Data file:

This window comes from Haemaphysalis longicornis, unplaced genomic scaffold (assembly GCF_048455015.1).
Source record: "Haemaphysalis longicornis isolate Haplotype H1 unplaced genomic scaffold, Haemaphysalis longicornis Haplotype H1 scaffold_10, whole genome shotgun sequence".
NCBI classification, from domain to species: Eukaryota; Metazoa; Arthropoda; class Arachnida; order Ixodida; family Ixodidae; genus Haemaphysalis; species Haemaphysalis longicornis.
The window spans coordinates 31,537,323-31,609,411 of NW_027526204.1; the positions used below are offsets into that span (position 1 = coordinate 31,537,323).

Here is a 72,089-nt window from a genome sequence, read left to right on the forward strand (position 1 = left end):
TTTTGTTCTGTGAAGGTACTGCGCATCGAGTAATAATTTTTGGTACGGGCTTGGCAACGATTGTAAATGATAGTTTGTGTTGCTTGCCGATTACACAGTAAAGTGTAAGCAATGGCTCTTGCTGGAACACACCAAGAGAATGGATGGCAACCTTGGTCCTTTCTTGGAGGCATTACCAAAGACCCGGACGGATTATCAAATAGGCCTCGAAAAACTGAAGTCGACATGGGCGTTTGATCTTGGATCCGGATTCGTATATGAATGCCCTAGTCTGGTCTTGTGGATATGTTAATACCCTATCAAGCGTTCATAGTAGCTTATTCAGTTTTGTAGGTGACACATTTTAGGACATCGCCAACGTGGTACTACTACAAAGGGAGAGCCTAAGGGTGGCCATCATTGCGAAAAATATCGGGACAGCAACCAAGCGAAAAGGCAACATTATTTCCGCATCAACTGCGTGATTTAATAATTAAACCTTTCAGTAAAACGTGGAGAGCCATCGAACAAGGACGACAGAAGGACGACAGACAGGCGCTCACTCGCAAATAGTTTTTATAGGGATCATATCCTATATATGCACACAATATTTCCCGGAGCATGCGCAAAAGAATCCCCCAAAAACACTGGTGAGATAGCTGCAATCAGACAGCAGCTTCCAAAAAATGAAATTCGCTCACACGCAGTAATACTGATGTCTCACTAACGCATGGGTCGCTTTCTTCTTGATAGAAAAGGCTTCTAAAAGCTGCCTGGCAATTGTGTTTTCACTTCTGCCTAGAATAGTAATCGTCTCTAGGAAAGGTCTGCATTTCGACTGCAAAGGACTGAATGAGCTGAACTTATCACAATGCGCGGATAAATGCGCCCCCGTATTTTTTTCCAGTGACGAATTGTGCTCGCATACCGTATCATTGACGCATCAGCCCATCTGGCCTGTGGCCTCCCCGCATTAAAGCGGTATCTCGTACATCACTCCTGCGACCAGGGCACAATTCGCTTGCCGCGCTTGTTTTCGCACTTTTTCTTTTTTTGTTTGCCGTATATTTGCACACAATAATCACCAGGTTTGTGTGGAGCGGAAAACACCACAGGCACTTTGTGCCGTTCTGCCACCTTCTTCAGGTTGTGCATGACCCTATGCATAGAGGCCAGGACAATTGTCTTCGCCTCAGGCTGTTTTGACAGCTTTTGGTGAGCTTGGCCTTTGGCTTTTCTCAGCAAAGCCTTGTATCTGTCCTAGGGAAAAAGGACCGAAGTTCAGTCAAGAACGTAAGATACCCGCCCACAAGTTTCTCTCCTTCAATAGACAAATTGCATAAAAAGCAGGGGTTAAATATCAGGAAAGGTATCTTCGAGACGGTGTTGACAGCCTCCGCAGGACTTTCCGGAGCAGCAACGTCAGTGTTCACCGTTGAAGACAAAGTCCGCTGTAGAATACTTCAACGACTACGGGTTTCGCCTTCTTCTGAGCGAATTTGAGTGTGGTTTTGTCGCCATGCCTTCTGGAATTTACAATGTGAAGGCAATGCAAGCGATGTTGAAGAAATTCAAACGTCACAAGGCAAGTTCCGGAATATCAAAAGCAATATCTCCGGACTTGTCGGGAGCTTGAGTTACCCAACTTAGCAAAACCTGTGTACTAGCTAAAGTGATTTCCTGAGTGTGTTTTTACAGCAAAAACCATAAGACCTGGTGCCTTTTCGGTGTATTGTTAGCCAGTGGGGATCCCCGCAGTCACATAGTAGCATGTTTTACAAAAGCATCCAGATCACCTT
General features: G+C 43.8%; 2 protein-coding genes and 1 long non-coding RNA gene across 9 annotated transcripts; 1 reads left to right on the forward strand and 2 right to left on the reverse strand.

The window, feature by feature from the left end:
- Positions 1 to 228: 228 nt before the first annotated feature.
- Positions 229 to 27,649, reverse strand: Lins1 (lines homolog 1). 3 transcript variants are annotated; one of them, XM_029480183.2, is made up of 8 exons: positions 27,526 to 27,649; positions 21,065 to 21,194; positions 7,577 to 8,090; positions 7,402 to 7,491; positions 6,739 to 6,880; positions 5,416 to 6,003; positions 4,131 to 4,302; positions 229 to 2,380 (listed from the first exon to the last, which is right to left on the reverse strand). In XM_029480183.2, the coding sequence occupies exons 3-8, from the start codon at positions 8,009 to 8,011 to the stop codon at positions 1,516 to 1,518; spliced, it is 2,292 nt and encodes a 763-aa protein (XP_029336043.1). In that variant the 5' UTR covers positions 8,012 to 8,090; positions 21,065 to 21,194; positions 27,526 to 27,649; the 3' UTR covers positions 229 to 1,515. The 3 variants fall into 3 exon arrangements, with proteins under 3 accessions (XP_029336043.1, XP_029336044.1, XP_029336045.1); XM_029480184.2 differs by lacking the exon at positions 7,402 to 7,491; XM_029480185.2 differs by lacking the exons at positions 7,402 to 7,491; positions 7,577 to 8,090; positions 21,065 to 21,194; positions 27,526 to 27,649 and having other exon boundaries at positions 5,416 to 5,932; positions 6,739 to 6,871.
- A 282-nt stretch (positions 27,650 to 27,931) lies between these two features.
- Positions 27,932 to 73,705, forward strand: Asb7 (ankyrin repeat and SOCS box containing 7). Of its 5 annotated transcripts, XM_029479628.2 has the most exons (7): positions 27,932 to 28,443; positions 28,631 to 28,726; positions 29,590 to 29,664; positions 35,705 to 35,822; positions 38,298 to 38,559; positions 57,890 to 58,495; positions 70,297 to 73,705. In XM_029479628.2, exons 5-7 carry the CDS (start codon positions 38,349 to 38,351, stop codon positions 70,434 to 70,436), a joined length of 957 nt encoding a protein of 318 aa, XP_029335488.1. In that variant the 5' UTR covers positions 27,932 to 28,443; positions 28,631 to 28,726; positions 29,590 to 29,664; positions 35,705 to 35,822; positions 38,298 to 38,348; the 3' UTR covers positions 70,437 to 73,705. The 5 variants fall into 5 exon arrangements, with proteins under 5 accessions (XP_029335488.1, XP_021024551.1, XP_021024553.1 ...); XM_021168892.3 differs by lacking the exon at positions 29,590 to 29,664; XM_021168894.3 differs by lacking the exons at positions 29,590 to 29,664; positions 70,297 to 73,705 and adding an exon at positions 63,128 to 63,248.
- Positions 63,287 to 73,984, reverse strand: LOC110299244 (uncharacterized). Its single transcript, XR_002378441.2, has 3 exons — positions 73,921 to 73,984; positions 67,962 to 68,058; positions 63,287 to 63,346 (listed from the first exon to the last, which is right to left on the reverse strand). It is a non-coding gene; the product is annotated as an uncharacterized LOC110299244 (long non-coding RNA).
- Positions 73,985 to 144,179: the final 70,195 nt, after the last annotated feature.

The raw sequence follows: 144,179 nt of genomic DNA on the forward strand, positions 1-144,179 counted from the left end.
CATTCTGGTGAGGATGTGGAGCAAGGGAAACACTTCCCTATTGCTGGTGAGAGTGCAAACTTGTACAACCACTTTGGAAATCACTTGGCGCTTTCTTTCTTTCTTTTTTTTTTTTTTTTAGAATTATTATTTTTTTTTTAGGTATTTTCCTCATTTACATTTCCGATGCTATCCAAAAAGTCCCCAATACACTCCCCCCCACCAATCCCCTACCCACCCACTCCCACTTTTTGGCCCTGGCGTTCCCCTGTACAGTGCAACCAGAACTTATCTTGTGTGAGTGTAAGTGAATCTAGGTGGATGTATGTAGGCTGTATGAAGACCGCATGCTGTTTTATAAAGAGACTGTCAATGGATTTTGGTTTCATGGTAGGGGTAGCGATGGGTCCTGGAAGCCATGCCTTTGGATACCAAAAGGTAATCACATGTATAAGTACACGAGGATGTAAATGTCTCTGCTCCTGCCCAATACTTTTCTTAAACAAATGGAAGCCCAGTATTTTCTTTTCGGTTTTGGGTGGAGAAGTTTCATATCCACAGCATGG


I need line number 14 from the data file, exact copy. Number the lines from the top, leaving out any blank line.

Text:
- Positions 73,985 to 144,179: the final 70,195 nt, after the last annotated feature.